Choose one or two kids. Remove from the heat and pressure of modern life and allow to cool. Add generous amounts of fresh air, exercise, and natural stimuli. Ferment until desired consistency is reached. 

And so, we revel in silence so hard to come by these days. Soon it will be dark and the fire will die out. In the morning we will eat and talk and do whatever we like.

At precisely the right time, we will shoulder our packs and follow a new path. I will have made the most of this weekend and this sweet child of mine will be ready to face another week. 

Tullibees and Happy Kids on Mille Lacs

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Nobody smiles at 4:40 am. Nobody at my house, anyway. But Friday morning, I woke my kids up that early, knowing they would be smiling a lot that day- eventually. They had the day off from school, and we had a big day planned at Mille Lacs Lake. 

Our little Ford Escape slinked down the resort ramp between rumbling trucks and wheelhouses, onto the white expanse. It was a few minutes before sunrise, though we wouldn’t see the sun that day due to thick cloud cover. Winds were moderate and temperatures were expected to rise about ten degrees to near 30 by day’s end. It wasn’t a picture-perfect day, but it could have been worse.  Continue reading “Tullibees and Happy Kids on Mille Lacs”

Do Something New: Harvest Your Own Christmas Tree

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Normally, I wouldn’t be thinking about our Christmas tree in October. In fact, we’ve had a hand-me-down artificial tree for about the last 15 years, so it wouldn’t occur to me at all. But some relatives were telling us they’d be at the cabin this year for Christmas, and I suggested they get a permit to take their tree from the woods for the occasion. So in the interest of encouraging others into the outdoors, I snooped around for information from Minnesota DNR and the Forest Service, and emailed them some web links.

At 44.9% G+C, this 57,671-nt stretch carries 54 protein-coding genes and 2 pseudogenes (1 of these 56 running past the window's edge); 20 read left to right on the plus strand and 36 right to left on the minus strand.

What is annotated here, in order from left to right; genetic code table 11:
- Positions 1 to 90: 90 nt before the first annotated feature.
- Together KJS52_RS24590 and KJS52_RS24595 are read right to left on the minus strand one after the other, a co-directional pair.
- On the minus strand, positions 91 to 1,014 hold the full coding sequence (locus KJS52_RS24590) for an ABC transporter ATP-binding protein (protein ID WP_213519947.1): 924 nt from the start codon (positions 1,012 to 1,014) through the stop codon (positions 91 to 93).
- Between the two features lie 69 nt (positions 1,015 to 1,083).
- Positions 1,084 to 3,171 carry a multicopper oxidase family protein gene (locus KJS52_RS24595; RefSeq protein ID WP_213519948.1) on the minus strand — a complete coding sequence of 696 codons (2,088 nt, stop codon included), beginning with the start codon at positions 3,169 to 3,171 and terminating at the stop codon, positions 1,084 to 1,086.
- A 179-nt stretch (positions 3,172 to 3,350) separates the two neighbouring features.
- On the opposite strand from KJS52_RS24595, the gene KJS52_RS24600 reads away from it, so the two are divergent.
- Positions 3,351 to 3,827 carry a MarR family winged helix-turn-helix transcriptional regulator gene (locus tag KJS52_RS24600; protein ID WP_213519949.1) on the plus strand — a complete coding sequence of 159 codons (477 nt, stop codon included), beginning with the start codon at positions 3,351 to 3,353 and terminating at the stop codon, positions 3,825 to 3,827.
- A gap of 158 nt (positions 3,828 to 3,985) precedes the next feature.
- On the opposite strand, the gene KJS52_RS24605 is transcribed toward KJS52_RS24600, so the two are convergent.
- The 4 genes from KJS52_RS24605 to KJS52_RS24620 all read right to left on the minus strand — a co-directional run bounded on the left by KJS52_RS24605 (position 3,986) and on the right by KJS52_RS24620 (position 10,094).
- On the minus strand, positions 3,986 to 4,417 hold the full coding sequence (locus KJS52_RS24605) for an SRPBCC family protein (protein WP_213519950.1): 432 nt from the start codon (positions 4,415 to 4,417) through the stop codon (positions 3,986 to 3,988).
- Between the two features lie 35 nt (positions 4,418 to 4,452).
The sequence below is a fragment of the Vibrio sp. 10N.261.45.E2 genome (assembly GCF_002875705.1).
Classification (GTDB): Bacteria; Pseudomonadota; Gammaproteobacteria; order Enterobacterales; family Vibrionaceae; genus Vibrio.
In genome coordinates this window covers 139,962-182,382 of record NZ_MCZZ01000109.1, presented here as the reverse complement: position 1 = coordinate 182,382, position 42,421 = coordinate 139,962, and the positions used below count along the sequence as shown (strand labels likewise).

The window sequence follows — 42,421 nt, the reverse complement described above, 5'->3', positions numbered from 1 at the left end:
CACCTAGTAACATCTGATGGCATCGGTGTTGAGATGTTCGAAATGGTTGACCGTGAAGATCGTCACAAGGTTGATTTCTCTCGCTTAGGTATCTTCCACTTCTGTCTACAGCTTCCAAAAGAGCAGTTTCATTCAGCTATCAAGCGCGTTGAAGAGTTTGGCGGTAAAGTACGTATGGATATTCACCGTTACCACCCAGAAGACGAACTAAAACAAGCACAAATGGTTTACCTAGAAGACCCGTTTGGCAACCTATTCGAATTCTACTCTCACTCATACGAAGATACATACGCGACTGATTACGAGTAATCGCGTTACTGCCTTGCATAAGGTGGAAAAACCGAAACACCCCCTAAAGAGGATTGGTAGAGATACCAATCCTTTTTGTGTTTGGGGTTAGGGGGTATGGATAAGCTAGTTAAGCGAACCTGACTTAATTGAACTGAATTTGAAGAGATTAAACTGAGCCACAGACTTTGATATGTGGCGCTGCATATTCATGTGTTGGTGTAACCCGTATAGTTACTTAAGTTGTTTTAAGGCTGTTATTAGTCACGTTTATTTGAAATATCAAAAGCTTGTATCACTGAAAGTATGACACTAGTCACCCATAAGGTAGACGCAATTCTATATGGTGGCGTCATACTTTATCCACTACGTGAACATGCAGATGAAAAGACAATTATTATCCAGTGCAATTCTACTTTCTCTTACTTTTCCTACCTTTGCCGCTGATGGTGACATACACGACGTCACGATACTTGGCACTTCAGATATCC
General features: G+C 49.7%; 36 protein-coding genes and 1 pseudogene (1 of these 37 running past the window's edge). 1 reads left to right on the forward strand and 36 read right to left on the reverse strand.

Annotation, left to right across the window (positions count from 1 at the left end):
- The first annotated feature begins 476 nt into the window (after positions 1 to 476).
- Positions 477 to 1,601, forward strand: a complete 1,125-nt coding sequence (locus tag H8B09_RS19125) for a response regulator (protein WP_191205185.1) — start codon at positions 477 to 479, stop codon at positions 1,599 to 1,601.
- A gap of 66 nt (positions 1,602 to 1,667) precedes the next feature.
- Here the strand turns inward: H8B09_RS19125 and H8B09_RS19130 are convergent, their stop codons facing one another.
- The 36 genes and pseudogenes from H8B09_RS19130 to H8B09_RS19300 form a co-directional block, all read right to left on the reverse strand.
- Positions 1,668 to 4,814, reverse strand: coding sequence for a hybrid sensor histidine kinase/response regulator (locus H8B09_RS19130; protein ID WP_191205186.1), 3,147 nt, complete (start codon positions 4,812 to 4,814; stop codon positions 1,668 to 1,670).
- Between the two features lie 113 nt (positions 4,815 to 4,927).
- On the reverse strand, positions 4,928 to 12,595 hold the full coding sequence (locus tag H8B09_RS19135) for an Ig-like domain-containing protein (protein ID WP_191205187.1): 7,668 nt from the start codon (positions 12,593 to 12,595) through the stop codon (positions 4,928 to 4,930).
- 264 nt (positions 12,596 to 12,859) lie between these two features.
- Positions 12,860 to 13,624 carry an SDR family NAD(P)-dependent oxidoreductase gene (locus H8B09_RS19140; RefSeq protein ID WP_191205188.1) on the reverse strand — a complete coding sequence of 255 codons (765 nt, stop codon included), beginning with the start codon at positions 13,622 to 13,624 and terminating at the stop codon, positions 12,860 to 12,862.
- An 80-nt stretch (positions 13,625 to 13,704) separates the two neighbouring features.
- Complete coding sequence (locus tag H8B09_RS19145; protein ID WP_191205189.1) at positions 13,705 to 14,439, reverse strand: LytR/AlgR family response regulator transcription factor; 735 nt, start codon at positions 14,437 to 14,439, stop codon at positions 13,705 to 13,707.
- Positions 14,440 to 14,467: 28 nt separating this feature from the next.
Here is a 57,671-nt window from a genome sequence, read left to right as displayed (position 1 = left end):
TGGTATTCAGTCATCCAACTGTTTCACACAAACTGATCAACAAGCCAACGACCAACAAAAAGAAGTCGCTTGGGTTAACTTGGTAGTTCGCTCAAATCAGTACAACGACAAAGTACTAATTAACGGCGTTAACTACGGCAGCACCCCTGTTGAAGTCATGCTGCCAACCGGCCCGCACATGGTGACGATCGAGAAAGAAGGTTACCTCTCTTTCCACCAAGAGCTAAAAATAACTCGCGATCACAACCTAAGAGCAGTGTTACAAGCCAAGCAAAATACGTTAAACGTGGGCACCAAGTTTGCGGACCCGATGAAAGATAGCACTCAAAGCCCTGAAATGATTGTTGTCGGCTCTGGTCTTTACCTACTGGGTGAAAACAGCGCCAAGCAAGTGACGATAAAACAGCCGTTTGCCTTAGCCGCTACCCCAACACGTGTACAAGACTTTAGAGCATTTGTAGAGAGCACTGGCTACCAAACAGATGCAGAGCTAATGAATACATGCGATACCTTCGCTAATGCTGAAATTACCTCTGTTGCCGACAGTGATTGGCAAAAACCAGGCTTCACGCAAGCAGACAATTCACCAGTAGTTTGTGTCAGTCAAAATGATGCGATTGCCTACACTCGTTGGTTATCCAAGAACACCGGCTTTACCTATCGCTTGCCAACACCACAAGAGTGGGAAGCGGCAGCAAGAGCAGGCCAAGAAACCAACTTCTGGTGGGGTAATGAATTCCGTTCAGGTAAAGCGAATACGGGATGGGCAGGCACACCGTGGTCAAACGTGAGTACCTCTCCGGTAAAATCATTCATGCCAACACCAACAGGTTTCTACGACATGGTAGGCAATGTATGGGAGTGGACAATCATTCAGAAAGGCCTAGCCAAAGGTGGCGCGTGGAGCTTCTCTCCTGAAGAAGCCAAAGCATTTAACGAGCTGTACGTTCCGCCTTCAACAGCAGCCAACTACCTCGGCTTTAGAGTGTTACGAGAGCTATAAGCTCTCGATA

What I found actually surprised me. As far as I could tell, the permit for harvesting a tree from Minnesota’s state forest lands would cost $25. That was a higher price than I expected. However, the permit for a tree from Chippewa National Forest costs only $5. 

Yes, FIVE DOLLARS.  Continue reading “Do Something New: Harvest Your Own Christmas Tree”

Bring a Kid: Backpacking

Read More Kids Hike Through Tettegouche

After a hot and sweaty couple of miles on the trail, it didn’t matter how cold the water might be or that there wasn’t really a beach. Once we’d found our campsite, taken off our packs, and changed, my kids and I took to the lake for our hard-earned reward. We spent about an hour playing in the water before going ashore for a break. I was made to promise we weren’t done swimming. After sitting in the shade and eating raspberries a while, my son said wistfully, “I wish we could stay here a week, just to swim and eat berries.” He was in paradise. We all were.  Continue reading “Bring a Kid: Backpacking”

Bring a Kid: Berry Picking in MN

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  • Bumper crop of hazelnuts
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Are you looking for a way to get kids into the outdoors? Do you want to do something simple, accessible, universally appealing, and fun? Take them berry picking. 

I took my kids yesterday to some public land in east central Minnesota with the hope of finding some mushrooms and, if lucky, some raspberries or blueberries. Well, blueberries ended up being the main attraction, with some bonus raspberries and mushrooms as well. This is why we call it “foraging,” and not simply “harvesting.” You just never know what you’re going to find.  Continue reading “Bring a Kid: Berry Picking in MN”